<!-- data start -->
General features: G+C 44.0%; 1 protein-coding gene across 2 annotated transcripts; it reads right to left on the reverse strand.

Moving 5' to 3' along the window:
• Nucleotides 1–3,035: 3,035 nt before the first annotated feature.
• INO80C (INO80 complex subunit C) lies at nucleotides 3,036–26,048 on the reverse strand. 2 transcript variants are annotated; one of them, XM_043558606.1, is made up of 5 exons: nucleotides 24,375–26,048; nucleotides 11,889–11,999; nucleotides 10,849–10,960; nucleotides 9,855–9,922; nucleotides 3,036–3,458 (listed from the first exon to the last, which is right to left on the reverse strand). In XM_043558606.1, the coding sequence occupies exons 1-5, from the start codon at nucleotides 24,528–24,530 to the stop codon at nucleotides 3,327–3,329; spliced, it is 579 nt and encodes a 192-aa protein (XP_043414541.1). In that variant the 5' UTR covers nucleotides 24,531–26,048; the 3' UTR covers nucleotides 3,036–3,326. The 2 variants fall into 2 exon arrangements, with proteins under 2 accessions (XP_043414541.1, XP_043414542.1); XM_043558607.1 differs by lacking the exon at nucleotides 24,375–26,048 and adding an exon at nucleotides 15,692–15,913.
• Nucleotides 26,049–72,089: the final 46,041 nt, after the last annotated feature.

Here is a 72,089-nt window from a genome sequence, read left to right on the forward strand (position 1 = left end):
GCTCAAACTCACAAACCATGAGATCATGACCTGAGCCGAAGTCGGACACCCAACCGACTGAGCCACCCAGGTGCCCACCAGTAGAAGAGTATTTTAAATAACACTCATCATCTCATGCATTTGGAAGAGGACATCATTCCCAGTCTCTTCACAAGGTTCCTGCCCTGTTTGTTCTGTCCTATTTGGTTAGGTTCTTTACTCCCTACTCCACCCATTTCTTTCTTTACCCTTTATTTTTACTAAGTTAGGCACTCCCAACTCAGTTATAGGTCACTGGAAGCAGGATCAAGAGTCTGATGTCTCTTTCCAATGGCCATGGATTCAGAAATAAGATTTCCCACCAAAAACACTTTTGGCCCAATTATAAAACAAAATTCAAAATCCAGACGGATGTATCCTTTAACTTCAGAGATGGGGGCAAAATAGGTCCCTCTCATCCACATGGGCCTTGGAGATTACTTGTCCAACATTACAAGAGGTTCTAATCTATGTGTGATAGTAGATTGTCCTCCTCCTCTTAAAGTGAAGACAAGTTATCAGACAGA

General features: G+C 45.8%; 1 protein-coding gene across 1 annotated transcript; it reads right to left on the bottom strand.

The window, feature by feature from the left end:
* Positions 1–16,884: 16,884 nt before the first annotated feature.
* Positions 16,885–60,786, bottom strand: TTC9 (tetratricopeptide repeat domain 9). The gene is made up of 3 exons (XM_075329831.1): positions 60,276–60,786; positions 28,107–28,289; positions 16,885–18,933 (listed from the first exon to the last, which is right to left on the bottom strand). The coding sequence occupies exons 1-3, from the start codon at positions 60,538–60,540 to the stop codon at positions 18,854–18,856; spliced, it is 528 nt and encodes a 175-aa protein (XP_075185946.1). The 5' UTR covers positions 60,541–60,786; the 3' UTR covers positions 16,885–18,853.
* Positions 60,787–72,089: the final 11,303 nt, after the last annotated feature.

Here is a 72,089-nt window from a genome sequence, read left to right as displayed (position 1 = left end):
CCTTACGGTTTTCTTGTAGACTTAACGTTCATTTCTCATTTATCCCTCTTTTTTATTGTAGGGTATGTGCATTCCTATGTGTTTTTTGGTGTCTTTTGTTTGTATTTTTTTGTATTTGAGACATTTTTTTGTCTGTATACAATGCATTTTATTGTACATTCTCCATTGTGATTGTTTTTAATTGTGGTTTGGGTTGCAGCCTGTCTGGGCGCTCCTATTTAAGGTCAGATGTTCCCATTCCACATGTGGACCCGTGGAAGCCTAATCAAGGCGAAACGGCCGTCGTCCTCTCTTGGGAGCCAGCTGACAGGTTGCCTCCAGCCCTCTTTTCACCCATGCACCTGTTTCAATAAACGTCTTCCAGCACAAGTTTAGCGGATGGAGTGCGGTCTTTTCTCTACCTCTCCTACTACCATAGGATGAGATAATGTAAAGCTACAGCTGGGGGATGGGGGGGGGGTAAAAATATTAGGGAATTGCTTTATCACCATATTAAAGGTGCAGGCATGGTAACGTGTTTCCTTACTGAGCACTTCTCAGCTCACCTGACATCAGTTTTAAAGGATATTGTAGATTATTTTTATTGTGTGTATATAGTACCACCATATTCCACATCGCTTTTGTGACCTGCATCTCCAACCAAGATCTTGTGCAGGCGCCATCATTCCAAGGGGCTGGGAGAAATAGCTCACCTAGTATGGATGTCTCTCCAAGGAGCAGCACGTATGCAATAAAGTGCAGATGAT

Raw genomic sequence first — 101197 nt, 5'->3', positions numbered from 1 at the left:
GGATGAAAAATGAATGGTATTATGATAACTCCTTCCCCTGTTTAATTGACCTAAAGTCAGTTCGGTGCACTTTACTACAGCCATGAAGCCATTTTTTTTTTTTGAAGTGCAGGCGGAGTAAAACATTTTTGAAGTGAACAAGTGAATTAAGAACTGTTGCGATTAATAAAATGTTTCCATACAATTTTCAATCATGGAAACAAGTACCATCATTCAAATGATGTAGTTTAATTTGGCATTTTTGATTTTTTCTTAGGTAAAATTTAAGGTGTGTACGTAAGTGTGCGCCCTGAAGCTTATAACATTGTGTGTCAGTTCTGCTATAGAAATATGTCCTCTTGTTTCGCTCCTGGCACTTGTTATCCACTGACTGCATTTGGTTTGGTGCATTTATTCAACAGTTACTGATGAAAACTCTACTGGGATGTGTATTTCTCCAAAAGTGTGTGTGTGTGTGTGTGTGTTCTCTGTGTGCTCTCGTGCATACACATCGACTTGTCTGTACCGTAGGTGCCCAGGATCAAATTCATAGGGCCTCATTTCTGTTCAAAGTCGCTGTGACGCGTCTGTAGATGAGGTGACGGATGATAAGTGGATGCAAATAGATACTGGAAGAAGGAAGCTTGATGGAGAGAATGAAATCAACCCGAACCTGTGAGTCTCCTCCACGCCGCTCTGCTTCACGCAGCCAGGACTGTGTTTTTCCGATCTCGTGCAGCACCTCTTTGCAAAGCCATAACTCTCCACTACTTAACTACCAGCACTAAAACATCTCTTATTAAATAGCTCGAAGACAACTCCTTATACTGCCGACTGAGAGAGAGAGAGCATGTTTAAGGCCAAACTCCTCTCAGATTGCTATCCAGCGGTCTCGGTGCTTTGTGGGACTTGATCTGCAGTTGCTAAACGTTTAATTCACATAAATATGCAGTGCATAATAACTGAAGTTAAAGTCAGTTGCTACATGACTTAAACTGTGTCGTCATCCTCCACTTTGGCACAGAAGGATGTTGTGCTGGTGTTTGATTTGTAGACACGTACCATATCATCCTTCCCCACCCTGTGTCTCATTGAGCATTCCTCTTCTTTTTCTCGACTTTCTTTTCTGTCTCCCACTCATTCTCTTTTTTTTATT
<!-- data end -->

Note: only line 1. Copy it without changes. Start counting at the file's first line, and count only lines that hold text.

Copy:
General features: G+C 44.0%; 1 protein-coding gene across 2 annotated transcripts; it reads right to left on the reverse strand.